“In Washington, it’s acceptable to treat stop signs as yield signs when biking. People biking must still fully stop at traffic lights, stop signs on school buses, and stop signs at railroad crossings. This also doesn’t change the rules of the road for scooters. Research has shown that letting (and legalizing!) people biking to “take the lead” at intersections (which many already do) improves safety and may also improve intersection efficiency.”
Please keep your eyes out for cyclists as you are driving, parking and pulling out into traffic.
If you deliver food, biking may be a good option for you so that you can avoid the hassle of parking and avoid traffic jams more easily than in a vehicle.
In addition, if you’re driving around downtown Seattle, particularly near the Space Needle, Museum of Pop Culture, or Pike Place Market, bring your patience! Pedestrians, especially during the summertime, are usually everywhere – and not always in crosswalks. Be careful and drive slowly.
You may find yourself frequently dropping off/picking up visitors at these hotspots around the city.
Pike Place Market
This historical section of the city is actively in use with produce stands, fish markets, restaurants, retail businesses and more. It is open daily from around 9 am to 6 pm with some restaurants staying open til midnight.
This Seattle icon is a landmark that many visit every year. It was created for the 1962 World’s Fair and offers 360-degree panoramic views of downtown, Mount Rainier, Puget Sound and the Cascades, and the Olympic mountain ranges.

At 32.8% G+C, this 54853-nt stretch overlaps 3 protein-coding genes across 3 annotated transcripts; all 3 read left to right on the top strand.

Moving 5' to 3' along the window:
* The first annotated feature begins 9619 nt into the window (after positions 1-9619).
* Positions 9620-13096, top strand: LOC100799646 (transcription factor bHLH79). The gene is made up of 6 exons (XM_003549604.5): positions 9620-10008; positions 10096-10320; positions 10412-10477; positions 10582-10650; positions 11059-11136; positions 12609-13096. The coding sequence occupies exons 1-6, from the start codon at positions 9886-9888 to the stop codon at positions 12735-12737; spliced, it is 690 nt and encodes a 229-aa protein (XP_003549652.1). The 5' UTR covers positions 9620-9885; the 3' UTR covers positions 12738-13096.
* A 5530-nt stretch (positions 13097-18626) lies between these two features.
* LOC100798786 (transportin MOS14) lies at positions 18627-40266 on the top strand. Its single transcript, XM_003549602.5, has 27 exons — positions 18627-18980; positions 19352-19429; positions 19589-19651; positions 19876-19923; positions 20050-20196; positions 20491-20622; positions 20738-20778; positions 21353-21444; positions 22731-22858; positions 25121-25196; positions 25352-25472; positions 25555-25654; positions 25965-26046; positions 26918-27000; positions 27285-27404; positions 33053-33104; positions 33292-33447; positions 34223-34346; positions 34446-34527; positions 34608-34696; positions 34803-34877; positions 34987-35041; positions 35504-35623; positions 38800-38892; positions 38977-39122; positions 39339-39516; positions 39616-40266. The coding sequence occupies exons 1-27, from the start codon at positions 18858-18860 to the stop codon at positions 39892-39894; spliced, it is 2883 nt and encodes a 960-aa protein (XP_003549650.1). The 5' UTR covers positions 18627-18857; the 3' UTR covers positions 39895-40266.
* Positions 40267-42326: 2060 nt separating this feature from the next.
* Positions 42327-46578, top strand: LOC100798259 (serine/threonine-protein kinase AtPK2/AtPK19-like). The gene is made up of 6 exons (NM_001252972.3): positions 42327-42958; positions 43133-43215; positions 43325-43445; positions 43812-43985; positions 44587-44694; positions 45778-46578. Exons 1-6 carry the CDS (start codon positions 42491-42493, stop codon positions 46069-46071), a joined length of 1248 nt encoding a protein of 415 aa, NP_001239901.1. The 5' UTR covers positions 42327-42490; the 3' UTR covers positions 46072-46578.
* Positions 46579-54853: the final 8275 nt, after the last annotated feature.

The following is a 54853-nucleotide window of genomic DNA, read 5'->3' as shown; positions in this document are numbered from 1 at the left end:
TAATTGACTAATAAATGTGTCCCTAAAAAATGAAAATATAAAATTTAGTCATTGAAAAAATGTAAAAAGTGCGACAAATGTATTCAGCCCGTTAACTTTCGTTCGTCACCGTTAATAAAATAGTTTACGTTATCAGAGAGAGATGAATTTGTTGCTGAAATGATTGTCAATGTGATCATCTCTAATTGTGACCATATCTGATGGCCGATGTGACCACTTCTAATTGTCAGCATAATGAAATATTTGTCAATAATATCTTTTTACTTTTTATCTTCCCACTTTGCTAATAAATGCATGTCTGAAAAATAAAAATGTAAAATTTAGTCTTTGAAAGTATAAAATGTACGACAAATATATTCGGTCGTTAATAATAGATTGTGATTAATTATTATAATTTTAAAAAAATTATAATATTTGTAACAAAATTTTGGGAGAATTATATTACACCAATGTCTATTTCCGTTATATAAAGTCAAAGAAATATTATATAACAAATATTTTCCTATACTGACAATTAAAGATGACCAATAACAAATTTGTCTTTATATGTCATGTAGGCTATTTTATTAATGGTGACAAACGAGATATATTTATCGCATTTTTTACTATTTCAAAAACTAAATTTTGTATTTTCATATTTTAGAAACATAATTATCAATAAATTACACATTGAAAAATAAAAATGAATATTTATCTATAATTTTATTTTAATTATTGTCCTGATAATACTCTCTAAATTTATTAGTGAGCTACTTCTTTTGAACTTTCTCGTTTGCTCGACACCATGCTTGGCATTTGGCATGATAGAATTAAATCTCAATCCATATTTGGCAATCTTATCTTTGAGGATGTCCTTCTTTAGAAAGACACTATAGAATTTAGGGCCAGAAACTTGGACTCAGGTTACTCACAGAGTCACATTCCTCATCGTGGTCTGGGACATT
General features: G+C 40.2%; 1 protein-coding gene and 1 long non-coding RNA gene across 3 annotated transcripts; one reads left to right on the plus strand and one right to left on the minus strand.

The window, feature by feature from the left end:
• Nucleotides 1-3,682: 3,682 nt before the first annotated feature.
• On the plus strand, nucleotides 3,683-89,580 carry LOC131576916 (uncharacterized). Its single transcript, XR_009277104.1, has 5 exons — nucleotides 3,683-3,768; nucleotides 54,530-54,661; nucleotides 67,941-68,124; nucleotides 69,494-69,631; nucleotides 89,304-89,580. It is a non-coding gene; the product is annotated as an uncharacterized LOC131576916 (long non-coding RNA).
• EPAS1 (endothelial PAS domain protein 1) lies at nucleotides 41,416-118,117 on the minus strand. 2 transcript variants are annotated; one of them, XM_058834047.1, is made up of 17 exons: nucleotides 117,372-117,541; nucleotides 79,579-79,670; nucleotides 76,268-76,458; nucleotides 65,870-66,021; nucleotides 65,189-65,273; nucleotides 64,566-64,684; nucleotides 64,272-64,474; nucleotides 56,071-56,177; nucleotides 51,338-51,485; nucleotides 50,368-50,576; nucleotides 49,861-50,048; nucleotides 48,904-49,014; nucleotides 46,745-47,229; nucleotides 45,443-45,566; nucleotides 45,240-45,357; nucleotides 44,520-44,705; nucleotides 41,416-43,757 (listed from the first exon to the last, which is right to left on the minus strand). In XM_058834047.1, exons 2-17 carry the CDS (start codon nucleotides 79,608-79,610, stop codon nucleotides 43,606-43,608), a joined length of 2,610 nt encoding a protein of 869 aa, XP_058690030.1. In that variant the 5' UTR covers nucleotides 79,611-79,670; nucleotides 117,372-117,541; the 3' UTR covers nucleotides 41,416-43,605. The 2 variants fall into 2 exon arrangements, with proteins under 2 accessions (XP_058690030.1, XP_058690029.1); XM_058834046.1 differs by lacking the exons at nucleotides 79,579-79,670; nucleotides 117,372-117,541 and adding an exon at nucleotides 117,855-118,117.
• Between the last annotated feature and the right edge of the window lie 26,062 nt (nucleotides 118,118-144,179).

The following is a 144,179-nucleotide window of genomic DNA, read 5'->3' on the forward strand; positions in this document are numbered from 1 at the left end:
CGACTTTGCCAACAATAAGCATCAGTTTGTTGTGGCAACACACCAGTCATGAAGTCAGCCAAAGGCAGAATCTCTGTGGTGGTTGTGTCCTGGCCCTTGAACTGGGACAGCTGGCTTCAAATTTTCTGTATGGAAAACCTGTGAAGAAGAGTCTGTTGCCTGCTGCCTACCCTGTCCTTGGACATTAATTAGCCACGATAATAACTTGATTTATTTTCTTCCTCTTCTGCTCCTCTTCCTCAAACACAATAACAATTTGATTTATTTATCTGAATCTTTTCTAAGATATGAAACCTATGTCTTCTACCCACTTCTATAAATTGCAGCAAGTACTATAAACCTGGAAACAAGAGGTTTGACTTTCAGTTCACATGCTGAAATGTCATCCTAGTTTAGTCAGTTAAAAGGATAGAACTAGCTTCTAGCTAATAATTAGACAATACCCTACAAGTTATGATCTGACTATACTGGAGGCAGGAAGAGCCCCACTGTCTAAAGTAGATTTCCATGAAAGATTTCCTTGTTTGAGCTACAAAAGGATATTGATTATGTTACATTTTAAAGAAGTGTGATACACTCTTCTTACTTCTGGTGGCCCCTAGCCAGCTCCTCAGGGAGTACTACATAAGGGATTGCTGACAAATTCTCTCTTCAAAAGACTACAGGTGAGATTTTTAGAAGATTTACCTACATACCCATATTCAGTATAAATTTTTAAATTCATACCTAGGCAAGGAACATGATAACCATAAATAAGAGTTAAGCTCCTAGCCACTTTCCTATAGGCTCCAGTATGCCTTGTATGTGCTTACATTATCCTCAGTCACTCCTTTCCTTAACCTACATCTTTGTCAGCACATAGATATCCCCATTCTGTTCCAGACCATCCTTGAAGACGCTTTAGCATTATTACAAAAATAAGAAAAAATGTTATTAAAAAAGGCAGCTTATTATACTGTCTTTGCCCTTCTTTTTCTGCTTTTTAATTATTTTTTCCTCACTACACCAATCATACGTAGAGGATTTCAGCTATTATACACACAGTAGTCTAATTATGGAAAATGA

With Seattle nesting on the Puget Sound, visitors are drawn to the aquarium to learn more about the sea life surrounding them.
Lumen Field and T-Mobile Park (Homes of the Seahawks, Sounders, and Mariners!)
And of course, we can’t go without mentioning Lumen Field or T-Mobile Park (maybe better known as ‘where the Seahawks, Sounders, or Mariners play.’
While this area is easy to get to, thanks to the highways, parking and finding your pax can be a challenge. Be aware that you may need to go north or south to get around the mass number of people efficiently!
Capitol Hill Neighborhood
The Capitol Hill neighborhood is another popular Seattle hotspot, mainly for its nightlife. As you can see, there are quite a few bars, and many people like to walk when they get to the area.
With this in mind, you may be able to avoid the busiest areas of Capitol Hill by heading to the surrounding streets and picking up your passengers there.
Seattle Requirements for Rideshare Drivers
Another thing that differentiates Seattle from other cities is there are several requirements you’ll need to meet before you can start driving there.
According to Uber:
“King County requires TNC drivers to display their valid physical TNC for-hire permit and vehicle decal in their vehicle at all times while performing TNC services.